Adam Liptak NYT Analysis: “Rulings on Wisconsin Election Raise Questions About Judicial Partisanship”


 In a pair of extraordinary rulings on Monday, the highest courts in Wisconsin and the nation split along ideological lines to reject Democratic efforts to defer voting in Tuesday’s elections in the state given the coronavirus pandemic. Election law experts said the stark divisions in the rulings did not bode well for faith in the rule of law and American democracy.

“Election cases, more than any other kind, need courts to be seen by the public as nonpartisan referees of the competing candidates and political parties,” said Edward B. Foley, a law professor at Ohio State University. “It is therefore extremely regrettable that on the very same day, on separate issues involving the same Wisconsin election, both the state and federal supreme courts were unable to escape split votes that seem just as politically divided as the litigants appearing before them.”

Richard L. Hasen, a law professor at the University of California, Irvine, and the author of a recently published and prescient book, “Election Meltdown,” said the pandemic had made a bad situation much worse.

“Monday’s performance by the courts augurs a nasty partisan divide in the judicial branch,” Professor Hasen said. “It threatens the legitimacy of both the election and the courts.”

“Already before the coronavirus crisis, 2020 was shaping up to be a record-setting year for election litigation,” he said. “Covid-19 means there will be even more lawsuits than before over issues like absentee ballot protocols and the safety of in-person voting.”…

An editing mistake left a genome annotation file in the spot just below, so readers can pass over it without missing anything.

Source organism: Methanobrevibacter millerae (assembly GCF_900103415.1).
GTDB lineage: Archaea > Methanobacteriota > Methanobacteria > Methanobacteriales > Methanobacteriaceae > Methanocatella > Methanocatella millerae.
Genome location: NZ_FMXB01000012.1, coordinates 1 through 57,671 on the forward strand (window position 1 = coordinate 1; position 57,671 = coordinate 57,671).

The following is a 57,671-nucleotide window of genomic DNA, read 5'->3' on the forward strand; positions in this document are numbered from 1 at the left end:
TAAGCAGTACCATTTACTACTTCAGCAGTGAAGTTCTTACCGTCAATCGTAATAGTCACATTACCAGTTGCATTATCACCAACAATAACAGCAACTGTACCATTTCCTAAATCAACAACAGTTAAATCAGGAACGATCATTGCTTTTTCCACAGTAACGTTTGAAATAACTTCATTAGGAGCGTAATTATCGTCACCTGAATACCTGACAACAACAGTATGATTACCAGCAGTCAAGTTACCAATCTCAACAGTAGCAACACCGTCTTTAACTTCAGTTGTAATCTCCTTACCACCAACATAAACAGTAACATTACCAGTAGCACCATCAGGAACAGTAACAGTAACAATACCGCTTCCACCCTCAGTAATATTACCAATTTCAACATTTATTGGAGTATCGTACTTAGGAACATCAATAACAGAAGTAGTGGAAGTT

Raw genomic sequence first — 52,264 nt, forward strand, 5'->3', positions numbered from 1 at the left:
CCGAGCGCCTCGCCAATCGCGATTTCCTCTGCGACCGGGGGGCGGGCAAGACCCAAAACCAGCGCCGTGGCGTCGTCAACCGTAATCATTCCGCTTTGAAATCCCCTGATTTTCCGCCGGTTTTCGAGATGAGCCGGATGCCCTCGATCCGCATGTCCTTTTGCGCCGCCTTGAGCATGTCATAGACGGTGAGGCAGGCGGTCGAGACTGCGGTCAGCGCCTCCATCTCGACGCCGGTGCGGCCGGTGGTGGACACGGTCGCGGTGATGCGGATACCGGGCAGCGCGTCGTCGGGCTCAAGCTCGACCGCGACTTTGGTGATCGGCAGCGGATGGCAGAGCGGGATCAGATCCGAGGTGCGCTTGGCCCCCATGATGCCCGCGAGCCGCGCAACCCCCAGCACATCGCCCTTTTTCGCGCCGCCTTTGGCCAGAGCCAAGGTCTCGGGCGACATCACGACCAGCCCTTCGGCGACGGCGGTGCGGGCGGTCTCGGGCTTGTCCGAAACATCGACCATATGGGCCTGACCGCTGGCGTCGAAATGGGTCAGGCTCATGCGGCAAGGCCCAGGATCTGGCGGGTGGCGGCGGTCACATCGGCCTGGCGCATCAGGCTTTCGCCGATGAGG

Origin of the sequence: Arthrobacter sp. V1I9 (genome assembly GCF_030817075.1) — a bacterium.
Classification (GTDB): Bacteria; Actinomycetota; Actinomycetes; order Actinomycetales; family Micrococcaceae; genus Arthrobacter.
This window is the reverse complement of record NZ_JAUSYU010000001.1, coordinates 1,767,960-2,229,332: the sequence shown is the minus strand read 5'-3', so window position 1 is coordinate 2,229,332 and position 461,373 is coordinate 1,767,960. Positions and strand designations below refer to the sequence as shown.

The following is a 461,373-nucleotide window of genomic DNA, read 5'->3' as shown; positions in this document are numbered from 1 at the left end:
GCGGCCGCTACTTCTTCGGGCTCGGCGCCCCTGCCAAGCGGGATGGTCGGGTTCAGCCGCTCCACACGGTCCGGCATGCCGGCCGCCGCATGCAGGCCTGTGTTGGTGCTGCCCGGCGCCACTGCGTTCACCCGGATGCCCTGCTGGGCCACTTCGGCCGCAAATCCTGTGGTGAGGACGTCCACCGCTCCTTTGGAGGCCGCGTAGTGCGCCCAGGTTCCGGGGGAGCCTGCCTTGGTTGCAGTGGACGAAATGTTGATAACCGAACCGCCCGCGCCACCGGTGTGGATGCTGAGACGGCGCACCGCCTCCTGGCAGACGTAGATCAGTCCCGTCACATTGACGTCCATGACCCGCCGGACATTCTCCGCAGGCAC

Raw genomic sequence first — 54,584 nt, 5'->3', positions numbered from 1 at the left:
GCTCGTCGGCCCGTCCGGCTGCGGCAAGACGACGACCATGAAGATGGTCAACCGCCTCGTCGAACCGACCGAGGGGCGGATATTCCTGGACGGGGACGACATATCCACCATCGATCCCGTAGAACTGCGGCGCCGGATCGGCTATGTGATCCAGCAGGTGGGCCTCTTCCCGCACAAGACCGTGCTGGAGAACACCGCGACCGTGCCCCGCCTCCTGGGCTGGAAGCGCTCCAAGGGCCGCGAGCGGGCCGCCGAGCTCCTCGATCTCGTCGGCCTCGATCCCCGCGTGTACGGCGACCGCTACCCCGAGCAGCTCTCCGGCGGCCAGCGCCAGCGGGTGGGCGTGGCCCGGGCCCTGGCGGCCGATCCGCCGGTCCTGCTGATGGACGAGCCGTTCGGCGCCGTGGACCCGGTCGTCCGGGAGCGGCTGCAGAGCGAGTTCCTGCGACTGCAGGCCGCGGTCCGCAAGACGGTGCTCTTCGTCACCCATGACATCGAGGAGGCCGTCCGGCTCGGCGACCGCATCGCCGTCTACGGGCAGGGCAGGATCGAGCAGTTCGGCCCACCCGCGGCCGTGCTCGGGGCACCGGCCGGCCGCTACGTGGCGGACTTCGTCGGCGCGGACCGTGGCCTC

Some scholars said the public should not assume that the justices were driven by partisanship rather than their judicial philosophies.

“It’s unfortunate that both the Wisconsin and U.S. Supreme Court rulings broke down the way they did, because it lends credence to the perception that law is increasingly no different than politics,” said Ilya Shapiro, a lawyer with the Cato Institute, the libertarian group. “But the decisions weren’t partisan.”

“Republican-appointed judges tend to want to apply the law as written, while Democrat-appointed ones want to see ‘justice’ done, even if it means bending the rules,” he said. “In the Wisconsin context, Republican-affiliated judges would leave any decision to delay the election or change its operation to the Legislature, while Democrat-affiliated ones want to fix the problem themselves.”

“I agree with the former approach,” Mr. Shapiro said, “because, even in a pandemic, we shouldn’t cast aside the rule of law or the separation of powers.”..

Richard H. Pildes, a law professor at New York University, said judicial philosophy helped explain Monday’s ruling from the U.S. Supreme Court. “I’d say ‘liberal’ judges are more comfortable with federal courts crafting what they see as pragmatic, ad hoc responses to extraordinary election circumstances,” he said, “while ‘conservative’ judges believe that federal courts should retain as much of the pre-existing rule structure — such as that absentee ballots must be postmarked on or before Election Day — as possible.”

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